Cover

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Title page, Copyright, Dedication

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Contents

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pp. vii-viii

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Foreword

Jean Franco

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pp. ix-x

For those without papers, traveling north from the global south, the U.S.-Mexican border is a formidable and increasingly militarized wall. It is not only a dangerous crossing point for thousands of men and women from Mexico and Central America but also a dramatic and sometimes a tragic...

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Preface

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pp. xi-xviii

Divided by the U.S.-Mexican border, the city of Nogales has two distinct sides: one in Arizona, the other one in Sonora. A long rusty metal strip made up of corrugated steel panels welded to metal posts crowned with barbed wire segregates the two neighborhoods. On the Mexican side, a procession of...

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Acknowledgments

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pp. xix-2

As I reread the final manuscript for After the Nation at the end of 2013, I reminisced about the many voices and people who helped me in the long road that began as a Ph.D. dissertation at King’s College, London, at the turn of the century, and culminated as the book you have in your hands or on your...

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Introduction: Bordering Can(n)ons: Postnational Satire in the United States and Mexico

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pp. 3-28

“Democracy” and “nation,” the two apparent opposites in the epigraph from Barack Obama’s 2011 State of the Union Address, underline the perceived disconnect between political practices—“contentious,” “frustrating,” “messy”—and the exceptionality of American national sentiment, with its...

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Part One: Narrative Undergrounds in the Postnational City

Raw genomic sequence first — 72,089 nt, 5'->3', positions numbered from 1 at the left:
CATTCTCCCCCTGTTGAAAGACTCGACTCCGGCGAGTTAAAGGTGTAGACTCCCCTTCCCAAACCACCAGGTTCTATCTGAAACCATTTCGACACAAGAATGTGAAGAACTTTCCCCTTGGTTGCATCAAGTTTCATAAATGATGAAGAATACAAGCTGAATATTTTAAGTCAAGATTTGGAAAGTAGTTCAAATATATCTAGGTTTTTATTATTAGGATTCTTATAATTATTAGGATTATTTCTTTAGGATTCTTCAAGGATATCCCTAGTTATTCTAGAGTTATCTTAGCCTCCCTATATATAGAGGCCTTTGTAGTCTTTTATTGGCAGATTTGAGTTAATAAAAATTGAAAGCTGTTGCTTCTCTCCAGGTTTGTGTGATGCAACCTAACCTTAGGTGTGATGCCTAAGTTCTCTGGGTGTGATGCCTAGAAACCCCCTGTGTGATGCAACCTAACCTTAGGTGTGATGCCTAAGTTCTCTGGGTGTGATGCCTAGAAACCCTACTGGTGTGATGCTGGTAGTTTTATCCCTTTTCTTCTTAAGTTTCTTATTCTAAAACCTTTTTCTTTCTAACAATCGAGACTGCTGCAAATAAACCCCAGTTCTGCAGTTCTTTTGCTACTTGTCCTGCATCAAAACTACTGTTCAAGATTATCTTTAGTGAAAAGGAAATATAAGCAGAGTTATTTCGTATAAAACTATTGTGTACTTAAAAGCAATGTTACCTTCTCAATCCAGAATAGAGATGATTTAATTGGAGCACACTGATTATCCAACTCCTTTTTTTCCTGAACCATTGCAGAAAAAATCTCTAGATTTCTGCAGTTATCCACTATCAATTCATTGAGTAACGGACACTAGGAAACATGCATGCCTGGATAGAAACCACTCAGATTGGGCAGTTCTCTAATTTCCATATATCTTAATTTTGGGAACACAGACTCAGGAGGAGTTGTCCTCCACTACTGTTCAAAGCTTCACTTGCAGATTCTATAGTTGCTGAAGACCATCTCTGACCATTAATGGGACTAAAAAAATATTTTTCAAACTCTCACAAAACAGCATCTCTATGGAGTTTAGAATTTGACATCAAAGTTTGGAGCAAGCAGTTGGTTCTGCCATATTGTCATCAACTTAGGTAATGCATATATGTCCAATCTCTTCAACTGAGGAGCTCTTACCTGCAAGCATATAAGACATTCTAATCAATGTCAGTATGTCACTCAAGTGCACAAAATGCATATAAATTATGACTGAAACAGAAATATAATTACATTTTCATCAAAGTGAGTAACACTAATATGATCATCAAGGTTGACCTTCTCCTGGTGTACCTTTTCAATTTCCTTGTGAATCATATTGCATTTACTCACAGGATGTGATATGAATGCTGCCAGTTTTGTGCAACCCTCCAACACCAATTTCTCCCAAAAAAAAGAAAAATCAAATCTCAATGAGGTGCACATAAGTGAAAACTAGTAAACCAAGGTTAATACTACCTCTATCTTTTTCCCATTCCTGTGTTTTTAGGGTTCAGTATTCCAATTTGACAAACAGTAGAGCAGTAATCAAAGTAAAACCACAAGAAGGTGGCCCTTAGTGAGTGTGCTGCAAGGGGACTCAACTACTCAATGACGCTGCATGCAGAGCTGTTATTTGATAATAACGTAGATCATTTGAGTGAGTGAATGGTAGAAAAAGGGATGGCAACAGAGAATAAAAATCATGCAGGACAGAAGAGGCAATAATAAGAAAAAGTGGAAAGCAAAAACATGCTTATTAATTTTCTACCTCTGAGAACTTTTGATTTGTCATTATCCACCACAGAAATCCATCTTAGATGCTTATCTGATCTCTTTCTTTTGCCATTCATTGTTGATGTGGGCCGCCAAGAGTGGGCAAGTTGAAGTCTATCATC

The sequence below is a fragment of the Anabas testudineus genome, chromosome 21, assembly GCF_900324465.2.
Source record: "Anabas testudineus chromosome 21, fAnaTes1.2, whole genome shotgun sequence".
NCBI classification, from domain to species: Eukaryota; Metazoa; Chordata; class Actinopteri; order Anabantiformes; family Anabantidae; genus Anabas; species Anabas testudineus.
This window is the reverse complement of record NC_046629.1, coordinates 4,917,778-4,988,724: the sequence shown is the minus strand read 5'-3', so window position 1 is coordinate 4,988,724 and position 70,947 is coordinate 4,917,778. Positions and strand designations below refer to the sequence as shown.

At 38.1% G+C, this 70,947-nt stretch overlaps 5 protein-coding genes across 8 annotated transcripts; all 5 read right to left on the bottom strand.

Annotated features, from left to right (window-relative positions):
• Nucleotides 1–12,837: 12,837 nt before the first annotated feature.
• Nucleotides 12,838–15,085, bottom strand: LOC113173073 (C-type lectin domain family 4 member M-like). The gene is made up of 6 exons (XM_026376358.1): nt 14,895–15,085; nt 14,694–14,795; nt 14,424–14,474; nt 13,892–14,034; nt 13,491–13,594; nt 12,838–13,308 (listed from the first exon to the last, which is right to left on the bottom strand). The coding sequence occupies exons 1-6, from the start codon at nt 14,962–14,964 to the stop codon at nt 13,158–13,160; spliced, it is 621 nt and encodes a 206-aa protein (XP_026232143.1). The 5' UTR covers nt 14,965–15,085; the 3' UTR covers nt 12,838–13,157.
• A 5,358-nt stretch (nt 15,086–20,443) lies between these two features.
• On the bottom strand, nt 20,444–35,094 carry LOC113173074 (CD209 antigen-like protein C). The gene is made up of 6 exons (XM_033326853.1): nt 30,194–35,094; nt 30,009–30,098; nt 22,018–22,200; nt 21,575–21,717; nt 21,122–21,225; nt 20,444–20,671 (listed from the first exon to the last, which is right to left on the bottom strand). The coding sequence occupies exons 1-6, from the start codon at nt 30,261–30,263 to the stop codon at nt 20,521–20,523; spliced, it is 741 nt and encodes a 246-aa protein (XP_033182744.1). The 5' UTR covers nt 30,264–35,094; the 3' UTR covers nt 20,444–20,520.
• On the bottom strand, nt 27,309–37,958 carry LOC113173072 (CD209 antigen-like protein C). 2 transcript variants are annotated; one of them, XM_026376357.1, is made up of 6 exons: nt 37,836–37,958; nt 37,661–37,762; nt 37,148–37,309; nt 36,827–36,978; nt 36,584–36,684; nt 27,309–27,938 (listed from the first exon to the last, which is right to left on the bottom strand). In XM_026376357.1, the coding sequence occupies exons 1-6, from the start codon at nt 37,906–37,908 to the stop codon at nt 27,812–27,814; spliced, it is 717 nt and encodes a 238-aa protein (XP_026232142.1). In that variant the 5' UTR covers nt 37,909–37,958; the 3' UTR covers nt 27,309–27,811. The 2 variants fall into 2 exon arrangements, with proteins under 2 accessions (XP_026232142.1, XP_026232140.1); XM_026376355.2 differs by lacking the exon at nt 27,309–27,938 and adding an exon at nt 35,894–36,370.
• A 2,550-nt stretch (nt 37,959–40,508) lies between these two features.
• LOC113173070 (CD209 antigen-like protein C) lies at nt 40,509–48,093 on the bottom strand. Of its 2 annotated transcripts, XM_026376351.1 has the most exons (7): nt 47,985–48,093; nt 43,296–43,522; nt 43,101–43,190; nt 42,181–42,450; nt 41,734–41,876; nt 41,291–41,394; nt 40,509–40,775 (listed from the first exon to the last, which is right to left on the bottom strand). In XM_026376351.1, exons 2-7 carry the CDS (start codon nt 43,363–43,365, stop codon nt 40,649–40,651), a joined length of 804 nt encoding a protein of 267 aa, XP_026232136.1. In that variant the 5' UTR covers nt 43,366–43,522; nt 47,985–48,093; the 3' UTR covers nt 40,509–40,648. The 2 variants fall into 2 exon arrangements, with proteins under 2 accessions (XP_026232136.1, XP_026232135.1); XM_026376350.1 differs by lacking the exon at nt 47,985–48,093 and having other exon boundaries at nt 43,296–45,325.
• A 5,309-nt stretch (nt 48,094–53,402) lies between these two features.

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pp. 29-40

“Later I would think of America as one vast City of Night stretching gaudily from Times Square to Hollywood Boulevard—jukebox-winking, rock-n-roll- moaning: America at night fusing its darkcities into the unmistakeable shape of loneliness.”¹ These opening words from John Rechy’s first novel...

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1. Modernity Versus Its National Demons: La región más transparente

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pp. 41-58

If the “speech of the people” is the common national ground that constitutes Dos Passos’s account of the American nation, for Ixca Cienfuegos, Fuentes’s menacing narrator at the opening of La región más transparente, the nation is identified not with a people but with a mythical geographical...

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2. Innocents Abroad and at Home: The Profane History of American Modernity in V.

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pp. 59-76

At the end of the 1950s two similar-sounding titles offered a critical view of the informal American empire in Asia: Graham Greene’s The Quiet American (1955) and William J. Lederer and Eugene Burdick’s The Ugly American (1958).¹ Both texts voiced anxieties about aggressive American involvement...

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Part Two: Dissenting from the Nation: The New Left

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pp. 77-86